The president of a large service center group told me, “I think most mills still believe that action will be taken and it will restrict foreign supply to the U.S. Obviously, they’d like to understand the new rules of engagement moving forward, but in the interim foreign offerings have dried up as most importers do not want to assume the risk of potential duties or quotas. Although import volumes have been above the record 2014 levels for the past four months and look to be coming in high again in July, we’d expect the flows to diminish dramatically starting in late August, which is really about the domestic lead times today for coated and CR. Essentially, the delay will stem the flow moving forward and act as an import restriction until Commerce and the administration make their announcement. The mills’ behavior today is to limit the volumes and available rollings to very short-term offerings in an effort to capture any potential upside, when and if the 232 announcement is made. CSI [California Steel Industries] only opening their books in two-week increments is an example of this.”

The same service center also told us, “Lead times are beginning to grow slowly as we get out of the historic slower July timeframe, but we haven’t seen any huge jumps, yet. A slow automotive book and the significantly large volume of imports has probably offset any inventory hedging to date.”

My runnerup for quote of the day came from a plate distributor, “Weaker than expected right now given the optimism that was and now isn’t.”

A manufacturing company that buys essentially all foreign steel for its plants told us, “I have no clue what the government is going to do with imports, and it becomes less clear as the days go by, but I cannot justify switching to domestic sources because of what may happen. I am hoping that the government will come to its senses and think beyond the mills, and truly consider the overall impact to the economy they may cause.”

Another manufacturing buyer said about the market, “Nothing has changed. Mills are quiet, hiding in the weeds. Embarrassed for their earlier unnecessary giddiness, I suspect.”

This evening I learned from a service center executive, “Yes, lost confidence at the moment [steel mills], and too soon to know regarding how they’ll handle near-term negotiations. Things have gone very quiet, and mills aren’t panicking yet, but the bluster is gone from their voices. There’s a CLEAR understanding by all that the mills went “all-in” on 232, and if the outcomes are not draconian, then they have nothing to fall back on. The mills were speaking with very high certainty a couple of weeks ago that the 232 case results were coming at any moment, and allocation of supply would be just around the corner. What a difference 2 weeks has made….”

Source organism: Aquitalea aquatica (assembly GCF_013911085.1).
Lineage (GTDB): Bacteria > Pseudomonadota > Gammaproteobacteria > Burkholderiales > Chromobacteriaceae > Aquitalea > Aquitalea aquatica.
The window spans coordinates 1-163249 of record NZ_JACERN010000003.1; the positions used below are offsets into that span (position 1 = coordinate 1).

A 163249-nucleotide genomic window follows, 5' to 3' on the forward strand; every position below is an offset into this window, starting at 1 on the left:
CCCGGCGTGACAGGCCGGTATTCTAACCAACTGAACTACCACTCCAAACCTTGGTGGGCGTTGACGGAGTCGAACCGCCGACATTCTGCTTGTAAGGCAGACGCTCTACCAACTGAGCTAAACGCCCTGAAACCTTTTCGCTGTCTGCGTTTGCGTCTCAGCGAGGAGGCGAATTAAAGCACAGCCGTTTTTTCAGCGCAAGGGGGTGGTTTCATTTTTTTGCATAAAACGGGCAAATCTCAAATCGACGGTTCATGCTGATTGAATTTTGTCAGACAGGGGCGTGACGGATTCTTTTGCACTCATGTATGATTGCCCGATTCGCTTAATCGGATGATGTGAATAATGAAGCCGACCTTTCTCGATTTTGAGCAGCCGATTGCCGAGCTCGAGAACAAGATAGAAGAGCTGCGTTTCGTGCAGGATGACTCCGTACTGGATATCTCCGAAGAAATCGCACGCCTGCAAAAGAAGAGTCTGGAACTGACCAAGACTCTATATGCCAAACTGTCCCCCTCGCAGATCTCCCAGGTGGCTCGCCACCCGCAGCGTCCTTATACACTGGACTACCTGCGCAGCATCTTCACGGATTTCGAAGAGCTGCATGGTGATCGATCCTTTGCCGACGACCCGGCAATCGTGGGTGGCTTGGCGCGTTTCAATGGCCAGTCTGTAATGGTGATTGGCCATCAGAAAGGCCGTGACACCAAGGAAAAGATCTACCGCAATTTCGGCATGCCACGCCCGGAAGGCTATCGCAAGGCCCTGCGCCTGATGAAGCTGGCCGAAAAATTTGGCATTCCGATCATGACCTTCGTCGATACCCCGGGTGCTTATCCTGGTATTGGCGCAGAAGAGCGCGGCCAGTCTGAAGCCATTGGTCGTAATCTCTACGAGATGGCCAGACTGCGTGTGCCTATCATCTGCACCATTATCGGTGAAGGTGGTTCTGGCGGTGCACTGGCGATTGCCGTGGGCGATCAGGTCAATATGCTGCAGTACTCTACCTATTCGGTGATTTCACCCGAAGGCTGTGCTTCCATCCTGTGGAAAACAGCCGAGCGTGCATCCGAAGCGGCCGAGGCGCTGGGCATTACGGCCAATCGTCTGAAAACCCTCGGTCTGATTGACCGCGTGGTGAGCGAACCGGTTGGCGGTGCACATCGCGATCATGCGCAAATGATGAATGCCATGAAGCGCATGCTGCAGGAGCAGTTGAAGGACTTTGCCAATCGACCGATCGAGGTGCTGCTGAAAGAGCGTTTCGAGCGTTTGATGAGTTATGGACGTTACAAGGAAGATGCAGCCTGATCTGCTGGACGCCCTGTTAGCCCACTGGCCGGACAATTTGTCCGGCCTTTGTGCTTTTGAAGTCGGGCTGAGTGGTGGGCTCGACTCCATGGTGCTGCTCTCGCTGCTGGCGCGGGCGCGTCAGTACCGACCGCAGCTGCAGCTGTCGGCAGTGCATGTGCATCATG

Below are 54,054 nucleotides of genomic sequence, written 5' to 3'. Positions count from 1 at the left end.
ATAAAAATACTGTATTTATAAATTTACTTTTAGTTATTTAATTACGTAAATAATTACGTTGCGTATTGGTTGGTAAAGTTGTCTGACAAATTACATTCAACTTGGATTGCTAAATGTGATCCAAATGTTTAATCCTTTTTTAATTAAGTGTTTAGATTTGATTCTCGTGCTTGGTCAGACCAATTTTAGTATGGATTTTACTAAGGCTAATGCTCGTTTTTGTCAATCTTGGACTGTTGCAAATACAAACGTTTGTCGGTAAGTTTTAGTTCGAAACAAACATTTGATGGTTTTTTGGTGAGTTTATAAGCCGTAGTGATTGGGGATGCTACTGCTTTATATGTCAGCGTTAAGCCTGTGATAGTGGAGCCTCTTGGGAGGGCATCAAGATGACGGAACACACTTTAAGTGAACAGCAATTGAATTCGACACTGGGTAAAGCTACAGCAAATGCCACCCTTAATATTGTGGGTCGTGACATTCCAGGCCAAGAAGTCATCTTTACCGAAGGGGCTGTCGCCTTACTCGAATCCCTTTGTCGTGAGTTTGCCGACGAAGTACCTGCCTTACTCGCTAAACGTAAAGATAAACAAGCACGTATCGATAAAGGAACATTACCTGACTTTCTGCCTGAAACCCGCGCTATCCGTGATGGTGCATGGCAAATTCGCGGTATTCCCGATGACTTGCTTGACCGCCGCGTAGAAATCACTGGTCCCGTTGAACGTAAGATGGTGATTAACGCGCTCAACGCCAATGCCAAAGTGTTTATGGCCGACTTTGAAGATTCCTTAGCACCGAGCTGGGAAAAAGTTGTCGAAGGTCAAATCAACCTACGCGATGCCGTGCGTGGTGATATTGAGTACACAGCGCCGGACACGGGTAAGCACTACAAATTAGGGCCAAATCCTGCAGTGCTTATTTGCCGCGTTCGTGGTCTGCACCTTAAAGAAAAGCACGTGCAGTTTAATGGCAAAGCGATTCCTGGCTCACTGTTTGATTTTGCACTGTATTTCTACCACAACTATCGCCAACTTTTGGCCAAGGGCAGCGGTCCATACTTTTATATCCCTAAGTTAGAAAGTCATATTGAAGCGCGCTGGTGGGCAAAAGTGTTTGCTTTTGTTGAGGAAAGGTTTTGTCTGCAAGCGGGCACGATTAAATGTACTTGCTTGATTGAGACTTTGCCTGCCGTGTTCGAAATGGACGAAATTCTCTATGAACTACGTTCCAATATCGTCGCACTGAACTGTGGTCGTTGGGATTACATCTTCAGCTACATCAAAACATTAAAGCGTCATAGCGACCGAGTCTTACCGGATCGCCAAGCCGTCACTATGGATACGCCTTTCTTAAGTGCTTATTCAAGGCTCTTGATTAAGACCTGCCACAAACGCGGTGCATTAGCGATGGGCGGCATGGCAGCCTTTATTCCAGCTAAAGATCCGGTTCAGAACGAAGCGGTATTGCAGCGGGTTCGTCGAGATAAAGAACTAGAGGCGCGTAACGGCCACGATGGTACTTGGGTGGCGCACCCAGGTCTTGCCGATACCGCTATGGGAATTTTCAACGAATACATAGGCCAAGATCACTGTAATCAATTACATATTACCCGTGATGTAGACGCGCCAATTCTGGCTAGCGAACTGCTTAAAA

From a large Midwestern steel fabricator I learned this evening, “We are getting quoted for .375″ to 2.00” ASTM ASME A36 (20 to 200 tons) $ 37.00 CWT delivered. (225 to 1000 tons) $ 36.00 CWT delivered & (1,000 to 3,000 tons) $ 35.50 CWT delivered from the big 3 plate suppliers (Arcelor – Nucor – SSAB). The recent price announcement for Plate ( $ 30.00 ton ) did NOT stick, but stopped the price from falling any further. Demand is average for this time of year (June – July – August), but believe the 3rd and 4th quarter to be stronger.

“The USA plate mills are sitting and waiting for the Section 232 results from Wilbur Ross. The President has another 90 days AFTER Wilbur’s announcement on section 232 to make final decision. If Wilbur Ross doesn’t include Finished Fabricated Goods, manufacturing will continue to decline and plants (manufacturers) will continue to close. We (manufacturing) are getting very frustrated that tax cuts, tax reform and Infrastructure isn’t getting done under this administration.”

I heard from approximately 30 companies during the course of the day. To be fair the split between those reporting weakening prices and those reporting the mills as being firm and not negotiating was split about 50/50.

So, we sit and wait to see what shoe will fall next…